1 O TO make the most jubilant poems!
O full of music! Full of manhood, womanhood, in–
O full of common employments! Full of grain and
2 O for the voices of animals! O for the swiftness
and balance of fishes!
O for the dropping of rain-drops in a poem!
O for the sunshine, and motion of waves in a poem.
3 O to be on the sea! the wind, the wide waters
O to sail in a ship under full sail at sea.
4 O the joy of my spirit! It is uncaged! It darts
It is not enough to have this globe, or a certain time
—I will have thousands of globes, and all time.
5 O the engineer’s joys
To go with a locomotive!
To hear the hiss of steam—the merry shriek—the
steam-whistle—the laughing locomotive!
To push with resistless way, and speed off in the dis–
6 O the horseman’s and horsewoman’s joys!
The saddle—the gallop—the pressure upon the seat
—the cool gurgling by the ears and hair.
7 O the fireman’s joys!
I hear the alarm at dead of night,
I hear bells—shouts!—I pass the crowd—I run!
The sight of the flames maddens me with pleasure.
8 O the joy of the strong-brawn’d fighter, towering
in the arena, in perfect condition, conscious of
power, thirsting to meet his opponent.
9 O the joy of that vast elemental sympathy which
only the human Soul is capable of generating
and emitting in steady and limitless floods.
10 O the mother’s joys!
The watching—the endurance—the precious love—
the anguish—the patiently yielded life.
11 O the joy of increase, growth, recuperation,
The joy of soothing and pacifying—the joy of con–
cord and harmony.
12 O to go back to the place where I was born!
To hear the birds sing once more!
To ramble about the house and barn, and over the
fields, once more,
And through the orchard and along the old lanes
13 O male and female!
O the presence of women! (I swear there is nothing
more exquisite than the presence of women;)
O for the girl, my mate! O for the happiness with
O the young man as I pass! O I am sick after
the friendship of him who, I fear, is indifferent
14 O the streets of cities!
The flitting faces—the expressions, eyes, feet, cos–
tumes! O I cannot tell how welcome they are
O, of the men—of women toward me as I pass—The
memory of only one look—the boy lingering
15 O to have been brought up on bays, lagoons, creeks
or along the coast!
O to continue and be employ’d there all my life!
O the briny and damp smell—the shore—the salt
weeds exposed at low water,
The work of fishermen—the work of the eel-fisher
16 O it is I!
I come with my clam-rake and spade! I come with
Is the tide out? I join the group of clam-diggers on
I laugh and work with them—I joke at my work, like
a mettlesome young man.
17 In winter I take my eel-basket and eel-spear and
travel out on foot on the ice—I have a small
axe to cut holes in the ice;
Behold me, well-clothed, going gaily, or returning in
the afternoon—my brood of tough boys accom–
My brood of grown and part-grown boys, who love
to be with no one else so well as they love to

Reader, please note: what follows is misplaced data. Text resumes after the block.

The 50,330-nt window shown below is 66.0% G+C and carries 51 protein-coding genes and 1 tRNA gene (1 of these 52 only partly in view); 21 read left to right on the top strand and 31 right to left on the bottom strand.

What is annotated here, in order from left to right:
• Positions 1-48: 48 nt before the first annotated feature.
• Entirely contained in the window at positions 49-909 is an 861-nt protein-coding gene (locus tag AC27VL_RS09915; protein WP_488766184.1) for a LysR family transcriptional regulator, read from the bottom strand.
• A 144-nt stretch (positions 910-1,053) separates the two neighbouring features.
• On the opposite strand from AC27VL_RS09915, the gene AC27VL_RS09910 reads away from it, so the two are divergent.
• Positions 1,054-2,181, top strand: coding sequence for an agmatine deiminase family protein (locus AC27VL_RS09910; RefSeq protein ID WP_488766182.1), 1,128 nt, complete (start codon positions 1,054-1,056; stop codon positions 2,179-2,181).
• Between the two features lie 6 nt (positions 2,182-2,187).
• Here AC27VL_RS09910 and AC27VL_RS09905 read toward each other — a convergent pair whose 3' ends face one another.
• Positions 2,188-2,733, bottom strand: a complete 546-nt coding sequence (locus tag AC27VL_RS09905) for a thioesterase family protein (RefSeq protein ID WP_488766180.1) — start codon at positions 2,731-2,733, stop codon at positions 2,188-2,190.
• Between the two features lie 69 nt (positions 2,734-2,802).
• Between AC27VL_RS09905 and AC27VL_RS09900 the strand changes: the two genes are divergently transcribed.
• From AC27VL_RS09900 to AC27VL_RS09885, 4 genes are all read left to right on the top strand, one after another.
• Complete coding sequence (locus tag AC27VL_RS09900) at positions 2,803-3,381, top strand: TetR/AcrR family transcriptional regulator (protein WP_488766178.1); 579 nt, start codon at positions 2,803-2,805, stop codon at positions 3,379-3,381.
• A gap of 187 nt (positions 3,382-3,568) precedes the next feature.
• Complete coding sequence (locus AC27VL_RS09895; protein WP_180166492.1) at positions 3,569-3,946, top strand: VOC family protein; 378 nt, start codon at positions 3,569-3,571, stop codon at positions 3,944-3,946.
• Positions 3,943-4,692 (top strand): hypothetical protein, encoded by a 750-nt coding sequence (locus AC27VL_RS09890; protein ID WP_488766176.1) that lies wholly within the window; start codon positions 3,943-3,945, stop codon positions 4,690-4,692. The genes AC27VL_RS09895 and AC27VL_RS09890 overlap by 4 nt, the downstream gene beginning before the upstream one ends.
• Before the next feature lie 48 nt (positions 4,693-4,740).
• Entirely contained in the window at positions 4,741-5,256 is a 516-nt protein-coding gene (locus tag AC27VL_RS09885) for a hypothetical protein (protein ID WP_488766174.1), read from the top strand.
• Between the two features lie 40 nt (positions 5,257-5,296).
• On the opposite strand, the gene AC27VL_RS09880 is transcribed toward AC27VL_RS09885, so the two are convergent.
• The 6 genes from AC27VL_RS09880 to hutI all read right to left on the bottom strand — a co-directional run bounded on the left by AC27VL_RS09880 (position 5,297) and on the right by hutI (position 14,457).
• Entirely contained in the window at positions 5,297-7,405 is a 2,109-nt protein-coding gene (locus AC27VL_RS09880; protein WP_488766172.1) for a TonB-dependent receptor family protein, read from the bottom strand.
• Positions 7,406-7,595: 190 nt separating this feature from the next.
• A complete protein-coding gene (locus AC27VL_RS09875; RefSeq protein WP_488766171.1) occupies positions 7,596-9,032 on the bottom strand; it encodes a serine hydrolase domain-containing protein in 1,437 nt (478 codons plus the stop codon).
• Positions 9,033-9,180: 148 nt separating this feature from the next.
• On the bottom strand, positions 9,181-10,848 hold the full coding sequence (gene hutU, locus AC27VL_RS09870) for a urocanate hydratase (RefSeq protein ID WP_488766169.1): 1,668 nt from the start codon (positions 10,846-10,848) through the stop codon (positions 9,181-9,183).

be with me,
By day to work with me, and by night to sleep with
18 Or, another time, in warm weather, out in a boat,
to lift the lobster-pots, where they are sunk
with heavy stones, (I know the buoys;)
O the sweetness of the Fifth-month morning upon
the water, as I row, just before sunrise, toward
I pull the wicker pots up slantingly—the dark green
lobsters are desperate with their claws, as I
take them out—I insert wooden pegs in the
joints of their pincers,
I go to all the places, one after another, and then row
back to the shore,
There, in a huge kettle of boiling water, the lobsters
shall be boil’d till their color becomes scarlet.
19 Or, another time, mackerel-taking,
Voracious, mad for the hook, near the surface, they
seem to fill the water for miles;
Or, another time, fishing for rock-fish in Chesapeake
Bay—I one of the brown-faced crew;
Or, another time, trailing for blue-fish off Paumanok,
I stand with braced body,
My left foot is on the gunwale—my right arm throws
the coils of slender rope,
In sight around me the quick veering and darting of
fifty skiffs, my companions.
20 O boating on the rivers!
The voyage down the Niagara, (the St. Lawrence,)—
the superb scenery—the steamers,
The ships sailing—the Thousand Islands—the occa–
sional timber—raft, and the raftsmen with long—
The little huts on the rafts, and the stream of smoke
when they cook supper at evening.
21 O something pernicious and dread!
Something far away from a puny and pious life!
Something unproved! Something in a trance!
Something escaped from the anchorage, and driving
22 O to work in mines, or forging iron!
Foundry casting—the foundry itself—the rude high
roof—the ample and shadow’d space,
The furnace—the hot liquid pour’d out and running.
23 O the joys of the soldier!
To feel the presence of a brave general! to feel his
To behold his calmness! to be warm’d in the rays of
To go to battle! to hear the bugles play, and the
To hear the crash of artillery! to see the glittering of
the bayonets and musket-barrels in the sun!
To see men fall and die and not complain!
To taste the savage taste of blood! to be so devilish!
To gloat so over the wounds and deaths of the enemy.